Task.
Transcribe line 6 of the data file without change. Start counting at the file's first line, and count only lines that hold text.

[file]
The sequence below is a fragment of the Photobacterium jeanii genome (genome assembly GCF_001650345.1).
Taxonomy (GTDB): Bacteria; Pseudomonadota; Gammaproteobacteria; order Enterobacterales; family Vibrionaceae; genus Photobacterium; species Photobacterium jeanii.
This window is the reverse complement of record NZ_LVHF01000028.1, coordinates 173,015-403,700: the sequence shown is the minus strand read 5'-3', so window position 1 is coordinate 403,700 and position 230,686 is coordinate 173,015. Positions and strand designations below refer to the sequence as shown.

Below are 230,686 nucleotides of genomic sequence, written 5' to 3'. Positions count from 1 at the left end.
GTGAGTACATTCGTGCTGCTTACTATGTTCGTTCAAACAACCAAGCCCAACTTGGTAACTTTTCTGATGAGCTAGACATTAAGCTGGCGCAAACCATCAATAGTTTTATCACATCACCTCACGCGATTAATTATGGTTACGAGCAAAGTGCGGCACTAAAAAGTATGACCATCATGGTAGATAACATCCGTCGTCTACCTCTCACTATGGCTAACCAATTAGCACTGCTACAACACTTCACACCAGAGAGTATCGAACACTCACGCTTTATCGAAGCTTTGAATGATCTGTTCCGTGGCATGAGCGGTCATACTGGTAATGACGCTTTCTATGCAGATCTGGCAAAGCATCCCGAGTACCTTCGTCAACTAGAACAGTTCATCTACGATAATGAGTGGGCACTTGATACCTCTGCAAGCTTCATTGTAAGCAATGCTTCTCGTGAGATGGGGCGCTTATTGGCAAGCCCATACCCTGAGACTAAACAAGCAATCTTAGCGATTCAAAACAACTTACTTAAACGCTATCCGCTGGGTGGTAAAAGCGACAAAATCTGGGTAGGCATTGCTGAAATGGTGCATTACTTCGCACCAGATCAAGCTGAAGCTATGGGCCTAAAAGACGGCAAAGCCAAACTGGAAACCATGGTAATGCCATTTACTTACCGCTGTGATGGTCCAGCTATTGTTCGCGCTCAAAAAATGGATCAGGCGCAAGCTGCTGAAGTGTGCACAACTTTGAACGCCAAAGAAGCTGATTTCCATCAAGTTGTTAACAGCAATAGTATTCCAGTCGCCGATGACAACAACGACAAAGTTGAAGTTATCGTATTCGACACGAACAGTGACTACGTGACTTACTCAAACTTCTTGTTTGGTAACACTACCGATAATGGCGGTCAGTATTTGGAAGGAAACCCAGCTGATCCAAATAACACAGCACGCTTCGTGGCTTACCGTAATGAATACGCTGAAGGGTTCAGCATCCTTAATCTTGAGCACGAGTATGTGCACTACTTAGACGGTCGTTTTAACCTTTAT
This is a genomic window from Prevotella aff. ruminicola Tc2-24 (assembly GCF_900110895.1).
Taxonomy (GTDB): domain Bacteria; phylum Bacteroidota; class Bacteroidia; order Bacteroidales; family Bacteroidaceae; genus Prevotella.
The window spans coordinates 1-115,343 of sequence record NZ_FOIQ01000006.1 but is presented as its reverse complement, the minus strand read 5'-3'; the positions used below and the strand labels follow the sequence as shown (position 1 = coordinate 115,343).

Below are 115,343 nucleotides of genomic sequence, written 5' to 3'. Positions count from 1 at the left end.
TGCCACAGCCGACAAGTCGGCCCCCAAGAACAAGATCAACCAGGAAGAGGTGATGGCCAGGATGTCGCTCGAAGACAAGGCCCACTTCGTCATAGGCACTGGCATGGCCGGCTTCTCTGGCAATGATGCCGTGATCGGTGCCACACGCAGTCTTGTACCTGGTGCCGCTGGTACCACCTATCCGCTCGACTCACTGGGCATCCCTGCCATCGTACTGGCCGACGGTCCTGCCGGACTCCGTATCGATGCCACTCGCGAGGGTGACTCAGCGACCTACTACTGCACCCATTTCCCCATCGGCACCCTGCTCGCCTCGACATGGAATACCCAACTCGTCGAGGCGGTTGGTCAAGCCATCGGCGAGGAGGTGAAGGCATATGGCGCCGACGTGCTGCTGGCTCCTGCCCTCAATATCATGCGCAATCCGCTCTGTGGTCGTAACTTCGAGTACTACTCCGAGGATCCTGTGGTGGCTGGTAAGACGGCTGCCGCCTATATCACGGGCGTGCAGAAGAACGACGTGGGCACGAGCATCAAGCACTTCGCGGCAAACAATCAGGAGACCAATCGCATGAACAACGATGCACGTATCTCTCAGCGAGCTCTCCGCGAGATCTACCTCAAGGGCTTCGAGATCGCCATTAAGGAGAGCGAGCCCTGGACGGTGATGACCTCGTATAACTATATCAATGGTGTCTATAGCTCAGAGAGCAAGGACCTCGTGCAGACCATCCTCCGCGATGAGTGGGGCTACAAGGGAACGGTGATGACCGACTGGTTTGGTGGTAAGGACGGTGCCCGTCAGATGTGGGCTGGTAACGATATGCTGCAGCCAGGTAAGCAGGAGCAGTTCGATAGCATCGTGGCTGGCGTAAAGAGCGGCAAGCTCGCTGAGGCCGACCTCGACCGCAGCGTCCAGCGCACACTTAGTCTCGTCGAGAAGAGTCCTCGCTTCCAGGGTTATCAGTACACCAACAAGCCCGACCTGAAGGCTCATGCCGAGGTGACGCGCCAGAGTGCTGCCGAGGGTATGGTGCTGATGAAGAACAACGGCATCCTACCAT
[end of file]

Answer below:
This is a genomic window from Prevotella aff. ruminicola Tc2-24 (assembly GCF_900110895.1).